Marwa Fatafta, MENA policy and advocacy director at the nonprofit Access Now, a digital rights advocacy group, says that she has seen little change in Meta’s systems from 2021, and believes that the company’s content moderation policies still lack transparency for users. For instance, following Russia’s invasion of Ukraine, Meta made an exception to its policies around incitement to violence, allowing users in certain countries to post content, such as “death to the Russian invaders”, referring to the Russian military, that would normally be removed. “​​We still won’t allow credible calls for violence against Russian civilians,” Meta spokesperson Andy Stone told the Verge at the time.

“It’s not clear why some of these exceptions are made for some conflicts and not others,” says Fatafta. “We’re seeing videos and photos, sometimes just from bystanders or journalists, being removed and it’s not clear why. We’re really advocating for more context-specific content moderation.”

For some of these, like the post from al-Shifa, the company will assess whether the post is “newsworthy”, and reinstate images or videos when users appeal a takedown decision. This happens “pretty much in every single crisis,” according to Diya. In the case of the hostage video, the user posted it with a caption encouraging people to watch it to gain a “deeper understanding” of what happened on October 7, violating Meta’s long standing policy of not showing terrorist attacks, and its new policy of showing identifiable images of hostages. (Meta temporarily updated its policies to take down videos in which hostages were identifiable after October 7th).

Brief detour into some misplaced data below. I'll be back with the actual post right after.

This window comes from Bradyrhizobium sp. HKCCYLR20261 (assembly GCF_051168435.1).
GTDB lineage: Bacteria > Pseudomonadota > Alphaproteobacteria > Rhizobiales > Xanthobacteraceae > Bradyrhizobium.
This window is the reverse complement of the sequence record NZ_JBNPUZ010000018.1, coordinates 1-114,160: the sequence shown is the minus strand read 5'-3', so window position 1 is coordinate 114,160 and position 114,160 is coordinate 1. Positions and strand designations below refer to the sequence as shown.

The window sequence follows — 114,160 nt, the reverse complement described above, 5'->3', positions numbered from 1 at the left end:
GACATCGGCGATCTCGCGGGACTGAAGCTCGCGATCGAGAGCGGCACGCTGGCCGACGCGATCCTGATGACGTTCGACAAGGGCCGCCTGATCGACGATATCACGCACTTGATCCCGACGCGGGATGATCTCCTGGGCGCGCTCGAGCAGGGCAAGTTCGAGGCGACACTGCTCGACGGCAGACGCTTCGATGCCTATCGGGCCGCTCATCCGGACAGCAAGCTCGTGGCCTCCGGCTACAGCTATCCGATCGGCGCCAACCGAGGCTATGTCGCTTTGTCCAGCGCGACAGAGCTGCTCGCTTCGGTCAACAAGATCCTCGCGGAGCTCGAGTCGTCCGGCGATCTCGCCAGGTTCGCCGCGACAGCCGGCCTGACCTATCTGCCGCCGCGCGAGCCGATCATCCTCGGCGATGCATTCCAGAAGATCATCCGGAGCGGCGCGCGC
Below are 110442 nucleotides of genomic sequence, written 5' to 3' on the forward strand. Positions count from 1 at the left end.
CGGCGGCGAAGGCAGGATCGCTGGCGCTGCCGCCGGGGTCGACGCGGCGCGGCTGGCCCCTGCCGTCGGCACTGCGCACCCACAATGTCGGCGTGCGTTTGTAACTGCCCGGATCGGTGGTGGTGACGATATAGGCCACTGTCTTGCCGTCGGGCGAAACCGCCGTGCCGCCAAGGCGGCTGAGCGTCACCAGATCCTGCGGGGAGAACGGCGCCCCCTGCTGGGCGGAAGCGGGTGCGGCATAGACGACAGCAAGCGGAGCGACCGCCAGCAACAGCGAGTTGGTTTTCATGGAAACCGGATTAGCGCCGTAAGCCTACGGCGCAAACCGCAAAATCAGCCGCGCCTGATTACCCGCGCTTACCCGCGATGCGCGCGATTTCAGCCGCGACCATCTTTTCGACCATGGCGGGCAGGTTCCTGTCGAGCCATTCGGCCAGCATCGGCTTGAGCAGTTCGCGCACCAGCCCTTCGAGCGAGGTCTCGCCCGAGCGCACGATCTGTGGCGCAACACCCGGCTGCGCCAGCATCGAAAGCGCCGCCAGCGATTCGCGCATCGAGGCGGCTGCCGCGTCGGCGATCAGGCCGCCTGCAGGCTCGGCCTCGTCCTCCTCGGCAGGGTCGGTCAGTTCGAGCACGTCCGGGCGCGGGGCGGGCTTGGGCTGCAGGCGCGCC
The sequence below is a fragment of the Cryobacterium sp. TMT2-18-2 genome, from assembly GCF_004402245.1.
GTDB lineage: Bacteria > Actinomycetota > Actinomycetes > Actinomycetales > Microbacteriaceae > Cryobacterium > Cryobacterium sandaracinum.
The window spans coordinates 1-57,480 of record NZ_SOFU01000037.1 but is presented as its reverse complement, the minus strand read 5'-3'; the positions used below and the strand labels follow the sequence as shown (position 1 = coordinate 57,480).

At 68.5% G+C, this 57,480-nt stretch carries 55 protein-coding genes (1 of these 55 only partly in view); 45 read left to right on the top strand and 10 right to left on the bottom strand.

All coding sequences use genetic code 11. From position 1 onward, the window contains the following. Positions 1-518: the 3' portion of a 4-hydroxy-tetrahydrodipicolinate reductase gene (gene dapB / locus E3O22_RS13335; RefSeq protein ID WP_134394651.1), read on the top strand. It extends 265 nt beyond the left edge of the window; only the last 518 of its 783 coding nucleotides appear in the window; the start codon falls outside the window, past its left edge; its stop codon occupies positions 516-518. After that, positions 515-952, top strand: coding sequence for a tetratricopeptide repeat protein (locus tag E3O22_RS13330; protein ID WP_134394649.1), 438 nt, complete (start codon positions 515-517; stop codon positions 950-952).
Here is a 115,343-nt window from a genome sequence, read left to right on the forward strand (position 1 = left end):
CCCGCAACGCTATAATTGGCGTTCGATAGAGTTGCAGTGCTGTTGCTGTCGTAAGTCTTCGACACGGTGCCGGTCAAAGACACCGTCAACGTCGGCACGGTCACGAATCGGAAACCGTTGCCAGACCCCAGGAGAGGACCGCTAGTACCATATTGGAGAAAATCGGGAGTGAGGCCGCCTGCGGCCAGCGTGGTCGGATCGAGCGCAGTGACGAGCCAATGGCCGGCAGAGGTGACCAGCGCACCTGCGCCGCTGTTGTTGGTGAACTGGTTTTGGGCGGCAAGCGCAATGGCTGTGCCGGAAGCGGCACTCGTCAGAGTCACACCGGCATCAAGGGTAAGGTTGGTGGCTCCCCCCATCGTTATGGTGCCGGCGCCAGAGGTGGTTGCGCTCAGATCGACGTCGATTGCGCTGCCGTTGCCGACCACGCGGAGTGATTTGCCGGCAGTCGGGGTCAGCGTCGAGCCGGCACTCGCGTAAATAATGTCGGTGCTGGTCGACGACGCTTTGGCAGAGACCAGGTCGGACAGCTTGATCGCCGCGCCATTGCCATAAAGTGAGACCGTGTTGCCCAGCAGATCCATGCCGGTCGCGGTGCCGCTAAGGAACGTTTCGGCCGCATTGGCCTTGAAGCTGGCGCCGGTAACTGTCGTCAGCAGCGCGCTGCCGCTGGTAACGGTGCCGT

In a company blog, Meta said the “Oversight Board’s guidance in these cases, along with feedback from other experts, will help us to continue to evolve our policies and response to the ongoing Israel-Hamas War.”

But the bigger issue, Diya says, is that the company continues treating each conflict like a one-off situation that requires a tailored response. “There’s a general reluctance within platforms to preempt or prepare for crises, especially if it’s outside the U.S., even when there is a prolonged history of conflict or violence in that region,” she says. “But we have seen enough crises in the last decade to get some sense of some patterns and what kind of tools should be in place.”

The expedited decisions from the Oversight Board, expected within 30 days, may finally push the company to do just that.